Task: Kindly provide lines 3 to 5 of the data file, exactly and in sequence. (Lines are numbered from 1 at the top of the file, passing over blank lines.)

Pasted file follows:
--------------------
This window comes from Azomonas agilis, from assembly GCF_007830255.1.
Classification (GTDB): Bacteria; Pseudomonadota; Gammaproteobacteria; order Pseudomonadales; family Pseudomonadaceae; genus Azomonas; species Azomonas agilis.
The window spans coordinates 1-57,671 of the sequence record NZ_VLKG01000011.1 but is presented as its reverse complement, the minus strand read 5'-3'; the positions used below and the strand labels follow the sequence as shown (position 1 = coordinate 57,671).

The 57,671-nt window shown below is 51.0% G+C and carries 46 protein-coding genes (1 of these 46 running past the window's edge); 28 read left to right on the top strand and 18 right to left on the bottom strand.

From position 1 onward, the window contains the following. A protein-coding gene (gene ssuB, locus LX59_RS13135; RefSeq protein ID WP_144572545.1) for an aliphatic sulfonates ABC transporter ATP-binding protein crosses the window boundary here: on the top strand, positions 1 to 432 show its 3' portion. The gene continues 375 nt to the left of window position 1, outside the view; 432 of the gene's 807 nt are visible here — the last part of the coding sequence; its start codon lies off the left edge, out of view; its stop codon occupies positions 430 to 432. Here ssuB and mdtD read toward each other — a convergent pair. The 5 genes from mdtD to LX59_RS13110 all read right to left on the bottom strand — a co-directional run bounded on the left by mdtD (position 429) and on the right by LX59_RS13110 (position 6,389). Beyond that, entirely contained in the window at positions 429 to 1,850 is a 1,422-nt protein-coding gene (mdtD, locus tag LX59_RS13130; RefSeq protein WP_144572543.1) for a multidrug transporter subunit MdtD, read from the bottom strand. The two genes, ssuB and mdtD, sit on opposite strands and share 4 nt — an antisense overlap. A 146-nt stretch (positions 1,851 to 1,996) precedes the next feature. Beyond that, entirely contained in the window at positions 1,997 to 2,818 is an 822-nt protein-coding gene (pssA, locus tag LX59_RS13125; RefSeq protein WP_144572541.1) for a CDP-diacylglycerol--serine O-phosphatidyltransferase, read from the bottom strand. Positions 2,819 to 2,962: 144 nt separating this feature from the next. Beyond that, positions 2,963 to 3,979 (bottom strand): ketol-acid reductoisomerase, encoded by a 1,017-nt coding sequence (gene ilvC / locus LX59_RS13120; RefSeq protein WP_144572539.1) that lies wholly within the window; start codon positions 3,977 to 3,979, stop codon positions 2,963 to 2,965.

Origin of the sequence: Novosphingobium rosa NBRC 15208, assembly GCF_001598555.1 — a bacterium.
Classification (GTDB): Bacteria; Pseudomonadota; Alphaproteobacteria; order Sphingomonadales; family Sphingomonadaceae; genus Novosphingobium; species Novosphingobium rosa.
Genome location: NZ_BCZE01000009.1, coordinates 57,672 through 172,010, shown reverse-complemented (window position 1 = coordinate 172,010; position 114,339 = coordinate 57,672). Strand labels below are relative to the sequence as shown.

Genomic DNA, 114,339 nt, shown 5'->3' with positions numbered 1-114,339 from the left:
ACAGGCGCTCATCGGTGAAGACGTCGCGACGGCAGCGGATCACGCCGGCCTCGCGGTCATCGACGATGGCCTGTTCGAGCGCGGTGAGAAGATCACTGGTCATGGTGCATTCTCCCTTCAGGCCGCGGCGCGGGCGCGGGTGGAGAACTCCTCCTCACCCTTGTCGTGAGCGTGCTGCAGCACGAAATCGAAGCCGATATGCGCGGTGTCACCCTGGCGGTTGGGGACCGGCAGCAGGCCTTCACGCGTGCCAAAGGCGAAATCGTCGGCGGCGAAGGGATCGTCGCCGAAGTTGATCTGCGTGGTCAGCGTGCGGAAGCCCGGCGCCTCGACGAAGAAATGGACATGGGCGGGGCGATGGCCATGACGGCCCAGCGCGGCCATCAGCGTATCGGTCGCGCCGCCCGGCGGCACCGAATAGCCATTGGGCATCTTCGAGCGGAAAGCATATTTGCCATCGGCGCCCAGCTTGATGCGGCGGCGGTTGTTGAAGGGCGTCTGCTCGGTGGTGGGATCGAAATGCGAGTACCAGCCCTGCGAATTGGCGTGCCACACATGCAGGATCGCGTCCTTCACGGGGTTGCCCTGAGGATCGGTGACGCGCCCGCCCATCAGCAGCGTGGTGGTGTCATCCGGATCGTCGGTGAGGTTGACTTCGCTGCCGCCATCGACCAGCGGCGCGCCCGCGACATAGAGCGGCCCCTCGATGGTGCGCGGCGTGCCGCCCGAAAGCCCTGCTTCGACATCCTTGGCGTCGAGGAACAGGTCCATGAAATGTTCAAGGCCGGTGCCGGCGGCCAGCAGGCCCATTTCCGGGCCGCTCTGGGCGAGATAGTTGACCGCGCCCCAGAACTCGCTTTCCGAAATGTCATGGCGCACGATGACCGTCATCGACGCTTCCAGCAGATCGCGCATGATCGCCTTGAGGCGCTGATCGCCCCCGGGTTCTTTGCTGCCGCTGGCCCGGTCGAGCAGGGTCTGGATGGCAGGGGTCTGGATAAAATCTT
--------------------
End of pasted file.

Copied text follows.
The window spans coordinates 1-57,671 of the sequence record NZ_VLKG01000011.1 but is presented as its reverse complement, the minus strand read 5'-3'; the positions used below and the strand labels follow the sequence as shown (position 1 = coordinate 57,671).

The 57,671-nt window shown below is 51.0% G+C and carries 46 protein-coding genes (1 of these 46 running past the window's edge); 28 read left to right on the top strand and 18 right to left on the bottom strand.

From position 1 onward, the window contains the following. A protein-coding gene (gene ssuB, locus LX59_RS13135; RefSeq protein ID WP_144572545.1) for an aliphatic sulfonates ABC transporter ATP-binding protein crosses the window boundary here: on the top strand, positions 1 to 432 show its 3' portion. The gene continues 375 nt to the left of window position 1, outside the view; 432 of the gene's 807 nt are visible here — the last part of the coding sequence; its start codon lies off the left edge, out of view; its stop codon occupies positions 430 to 432. Here ssuB and mdtD read toward each other — a convergent pair. The 5 genes from mdtD to LX59_RS13110 all read right to left on the bottom strand — a co-directional run bounded on the left by mdtD (position 429) and on the right by LX59_RS13110 (position 6,389). Beyond that, entirely contained in the window at positions 429 to 1,850 is a 1,422-nt protein-coding gene (mdtD, locus tag LX59_RS13130; RefSeq protein WP_144572543.1) for a multidrug transporter subunit MdtD, read from the bottom strand. The two genes, ssuB and mdtD, sit on opposite strands and share 4 nt — an antisense overlap. A 146-nt stretch (positions 1,851 to 1,996) precedes the next feature. Beyond that, entirely contained in the window at positions 1,997 to 2,818 is an 822-nt protein-coding gene (pssA, locus tag LX59_RS13125; RefSeq protein WP_144572541.1) for a CDP-diacylglycerol--serine O-phosphatidyltransferase, read from the bottom strand. Positions 2,819 to 2,962: 144 nt separating this feature from the next. Beyond that, positions 2,963 to 3,979 (bottom strand): ketol-acid reductoisomerase, encoded by a 1,017-nt coding sequence (gene ilvC / locus LX59_RS13120; RefSeq protein WP_144572539.1) that lies wholly within the window; start codon positions 3,977 to 3,979, stop codon positions 2,963 to 2,965.